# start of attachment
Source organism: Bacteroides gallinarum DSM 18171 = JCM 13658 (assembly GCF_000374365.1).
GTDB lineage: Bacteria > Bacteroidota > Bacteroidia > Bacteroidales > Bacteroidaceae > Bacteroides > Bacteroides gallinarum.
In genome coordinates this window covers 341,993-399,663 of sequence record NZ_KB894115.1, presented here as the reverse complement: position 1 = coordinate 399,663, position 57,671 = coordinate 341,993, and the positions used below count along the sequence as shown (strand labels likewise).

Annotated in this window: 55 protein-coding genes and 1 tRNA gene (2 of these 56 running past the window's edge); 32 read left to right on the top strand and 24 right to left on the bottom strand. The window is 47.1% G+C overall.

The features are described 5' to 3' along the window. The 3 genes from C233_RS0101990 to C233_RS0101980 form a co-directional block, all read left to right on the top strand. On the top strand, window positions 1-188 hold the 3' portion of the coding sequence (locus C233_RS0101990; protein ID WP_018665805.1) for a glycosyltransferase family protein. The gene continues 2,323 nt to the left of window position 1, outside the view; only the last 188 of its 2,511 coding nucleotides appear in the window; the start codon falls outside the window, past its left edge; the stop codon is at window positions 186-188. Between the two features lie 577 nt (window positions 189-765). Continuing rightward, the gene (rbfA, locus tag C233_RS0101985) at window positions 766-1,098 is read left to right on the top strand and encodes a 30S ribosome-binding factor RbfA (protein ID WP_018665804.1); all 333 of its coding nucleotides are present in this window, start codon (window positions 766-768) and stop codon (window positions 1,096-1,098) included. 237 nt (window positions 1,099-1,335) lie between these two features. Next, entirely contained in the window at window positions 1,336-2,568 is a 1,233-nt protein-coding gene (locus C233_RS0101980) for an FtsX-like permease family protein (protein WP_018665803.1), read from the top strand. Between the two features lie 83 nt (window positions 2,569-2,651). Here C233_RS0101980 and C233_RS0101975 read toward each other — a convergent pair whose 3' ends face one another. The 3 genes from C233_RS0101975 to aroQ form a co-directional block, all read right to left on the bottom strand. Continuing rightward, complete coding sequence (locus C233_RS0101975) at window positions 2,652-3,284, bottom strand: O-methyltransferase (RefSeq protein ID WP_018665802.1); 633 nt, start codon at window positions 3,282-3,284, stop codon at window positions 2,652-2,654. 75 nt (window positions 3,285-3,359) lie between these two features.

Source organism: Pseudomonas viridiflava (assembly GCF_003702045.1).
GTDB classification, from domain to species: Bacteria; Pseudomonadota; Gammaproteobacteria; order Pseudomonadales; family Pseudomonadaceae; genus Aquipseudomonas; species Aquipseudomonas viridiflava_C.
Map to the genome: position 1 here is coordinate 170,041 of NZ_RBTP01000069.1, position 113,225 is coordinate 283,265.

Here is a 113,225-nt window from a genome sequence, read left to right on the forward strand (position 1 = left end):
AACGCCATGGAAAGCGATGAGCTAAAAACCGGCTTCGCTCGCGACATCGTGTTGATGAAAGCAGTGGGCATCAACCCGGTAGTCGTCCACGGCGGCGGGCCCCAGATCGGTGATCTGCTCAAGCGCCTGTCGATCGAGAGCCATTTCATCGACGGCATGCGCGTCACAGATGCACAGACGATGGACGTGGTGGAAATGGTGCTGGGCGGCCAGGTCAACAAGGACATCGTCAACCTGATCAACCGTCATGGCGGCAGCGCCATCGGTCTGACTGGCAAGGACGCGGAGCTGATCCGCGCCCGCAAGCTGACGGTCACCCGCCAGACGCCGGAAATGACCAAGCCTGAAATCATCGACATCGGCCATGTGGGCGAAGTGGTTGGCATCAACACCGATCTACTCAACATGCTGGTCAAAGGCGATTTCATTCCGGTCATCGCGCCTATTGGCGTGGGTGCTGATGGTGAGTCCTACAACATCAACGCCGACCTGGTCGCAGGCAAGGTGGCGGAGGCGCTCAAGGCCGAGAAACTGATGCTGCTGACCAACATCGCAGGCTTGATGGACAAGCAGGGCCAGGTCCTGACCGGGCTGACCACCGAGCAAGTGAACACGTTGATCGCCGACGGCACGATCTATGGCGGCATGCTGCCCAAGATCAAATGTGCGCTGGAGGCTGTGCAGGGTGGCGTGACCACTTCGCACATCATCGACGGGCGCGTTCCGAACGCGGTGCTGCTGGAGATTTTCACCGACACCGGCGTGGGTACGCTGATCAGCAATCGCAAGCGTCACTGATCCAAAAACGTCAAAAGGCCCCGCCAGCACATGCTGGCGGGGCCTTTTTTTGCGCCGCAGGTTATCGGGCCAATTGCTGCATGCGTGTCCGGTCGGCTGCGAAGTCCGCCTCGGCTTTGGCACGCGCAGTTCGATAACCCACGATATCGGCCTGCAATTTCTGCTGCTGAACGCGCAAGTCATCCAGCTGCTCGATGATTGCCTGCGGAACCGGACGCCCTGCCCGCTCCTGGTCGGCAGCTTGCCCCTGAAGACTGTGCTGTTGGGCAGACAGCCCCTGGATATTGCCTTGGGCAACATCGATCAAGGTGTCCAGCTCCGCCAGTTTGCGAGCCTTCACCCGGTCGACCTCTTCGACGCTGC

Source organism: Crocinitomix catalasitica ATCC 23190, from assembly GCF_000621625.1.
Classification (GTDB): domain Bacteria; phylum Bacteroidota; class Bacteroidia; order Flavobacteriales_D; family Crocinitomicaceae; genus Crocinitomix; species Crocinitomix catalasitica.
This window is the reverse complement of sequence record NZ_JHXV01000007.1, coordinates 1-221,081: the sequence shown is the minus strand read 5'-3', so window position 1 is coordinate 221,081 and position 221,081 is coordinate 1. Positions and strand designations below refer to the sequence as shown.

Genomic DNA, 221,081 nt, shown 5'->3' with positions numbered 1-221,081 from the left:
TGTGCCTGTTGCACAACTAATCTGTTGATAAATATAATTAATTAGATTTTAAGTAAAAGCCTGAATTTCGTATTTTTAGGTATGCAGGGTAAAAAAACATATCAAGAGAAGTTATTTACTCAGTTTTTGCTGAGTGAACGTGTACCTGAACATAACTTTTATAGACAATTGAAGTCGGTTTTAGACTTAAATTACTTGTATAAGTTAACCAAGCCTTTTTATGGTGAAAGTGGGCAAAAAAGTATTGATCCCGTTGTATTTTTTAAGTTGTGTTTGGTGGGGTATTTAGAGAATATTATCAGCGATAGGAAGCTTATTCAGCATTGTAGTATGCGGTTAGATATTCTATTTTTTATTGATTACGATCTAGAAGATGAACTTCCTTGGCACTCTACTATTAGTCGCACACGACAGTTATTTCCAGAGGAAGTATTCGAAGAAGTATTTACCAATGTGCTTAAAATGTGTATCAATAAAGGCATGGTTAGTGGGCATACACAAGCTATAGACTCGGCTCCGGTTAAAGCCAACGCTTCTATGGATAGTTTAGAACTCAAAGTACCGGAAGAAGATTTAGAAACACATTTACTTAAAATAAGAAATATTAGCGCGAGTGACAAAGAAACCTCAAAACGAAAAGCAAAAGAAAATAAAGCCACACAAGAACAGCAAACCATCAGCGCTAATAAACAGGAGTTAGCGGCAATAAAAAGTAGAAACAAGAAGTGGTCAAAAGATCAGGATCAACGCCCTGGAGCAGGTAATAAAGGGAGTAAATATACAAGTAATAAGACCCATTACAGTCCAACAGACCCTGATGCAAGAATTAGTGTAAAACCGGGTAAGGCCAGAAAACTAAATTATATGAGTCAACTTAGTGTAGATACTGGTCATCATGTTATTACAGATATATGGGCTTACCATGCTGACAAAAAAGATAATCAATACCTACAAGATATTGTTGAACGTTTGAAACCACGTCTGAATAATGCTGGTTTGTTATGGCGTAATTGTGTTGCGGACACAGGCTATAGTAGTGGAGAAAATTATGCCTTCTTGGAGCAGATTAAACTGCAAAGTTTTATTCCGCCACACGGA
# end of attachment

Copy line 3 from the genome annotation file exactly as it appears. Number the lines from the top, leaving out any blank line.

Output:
In genome coordinates this window covers 341,993-399,663 of sequence record NZ_KB894115.1, presented here as the reverse complement: position 1 = coordinate 399,663, position 57,671 = coordinate 341,993, and the positions used below count along the sequence as shown (strand labels likewise).